Home > Uncategorized > NYTimes Article on Opt Out Movement Misses the Mark

NYTimes Article on Opt Out Movement Misses the Mark

Anne Murphy Paul’s Motherlode article on the opt out movement, “Instead of Opting Out of Tests, Teach Students to Take Tests Right” utterly and completely misses the point of the opt out movement. In the article Paul naively suggests parents encourage students to test themselves, to avoid cramming for tests, to shuffle their work in unpredictable ways, to study the test itself after taking it, and to develop skills to be calm when a high-stakes test is administered. She ends this list with this preposterous assertion:

The opt-out movement has encouraged many parents and teachers to aspire to a world without tests. But better than getting rid of tests would be turning tests into promising opportunities.

This prompted me to leave the following comment, which drew from ideas Ms. Murphy had for ways that test could be useful:

Sorry, but the opt-out movement has NOT encouraged many parents and teachers to aspire to a world without tests… it wants a world where teachers and students are not obsessed with a single test but rather focussed on the day-to-day assessments that give the student, teacher and parent timely feedback on how well the student is progressing through the curricula adopted by the local district. Standardized tests do not encourage self-testing, do not help students space their study time, do not “change things up”, do not provide students with a means to “study the test” in advance, and because of their “black box” nature and the fact that the continuation of their school’s operation depend on successful pass rates they ADD to test anxiety.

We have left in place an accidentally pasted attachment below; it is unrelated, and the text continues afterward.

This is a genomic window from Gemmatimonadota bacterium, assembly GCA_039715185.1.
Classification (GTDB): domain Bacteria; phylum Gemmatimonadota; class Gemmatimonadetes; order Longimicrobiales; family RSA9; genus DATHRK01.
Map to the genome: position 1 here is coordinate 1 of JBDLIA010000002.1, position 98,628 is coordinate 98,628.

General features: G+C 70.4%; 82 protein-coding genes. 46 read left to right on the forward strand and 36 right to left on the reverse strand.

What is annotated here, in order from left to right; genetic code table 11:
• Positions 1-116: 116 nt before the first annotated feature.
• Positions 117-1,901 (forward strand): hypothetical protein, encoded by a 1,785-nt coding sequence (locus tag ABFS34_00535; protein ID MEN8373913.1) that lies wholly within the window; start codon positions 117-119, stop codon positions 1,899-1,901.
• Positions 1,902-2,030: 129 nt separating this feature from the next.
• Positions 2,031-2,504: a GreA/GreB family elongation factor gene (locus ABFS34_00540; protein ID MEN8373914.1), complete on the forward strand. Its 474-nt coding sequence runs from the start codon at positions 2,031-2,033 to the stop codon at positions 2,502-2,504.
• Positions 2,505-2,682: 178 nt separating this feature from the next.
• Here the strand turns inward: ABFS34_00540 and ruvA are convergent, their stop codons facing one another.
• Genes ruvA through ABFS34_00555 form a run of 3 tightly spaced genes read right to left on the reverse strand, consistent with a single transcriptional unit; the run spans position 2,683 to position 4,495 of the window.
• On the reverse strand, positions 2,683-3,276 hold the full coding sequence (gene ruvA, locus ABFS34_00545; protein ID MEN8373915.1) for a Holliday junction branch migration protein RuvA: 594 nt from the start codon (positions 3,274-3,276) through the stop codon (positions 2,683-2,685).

The opt out movement wants testing to be done “…the right way now” to provide their students with “…a deep well of resources to draw on in the future.” They would welcome “…frequent, low-stakes exams instead of infrequent high-stakes ones” that would “…provide timely and detailed feedback on students’ answers to give them an opportunity to learn from the testing process”. They would welcome receiving “…results could be presented to students in a format that fosters a “growth mindset” [9] using scores like Highly Proficient, Proficient and Not Yet, while offering opportunities to improve and try again.”

Unfortunately the NY Regents and NY Governor do not want this kind of test. It would help if they listened to want parents want.

Ms. Paul seems to think that the Regents and the politicians want meaningful tests that will help inform instruction and help parents understand how their children are faring in schools. If that were the case, they would listen to teachers and parents and offer those kinds of tests…. but testing is designed to serve a different purpose altogether in the Global Education Reform Movement.

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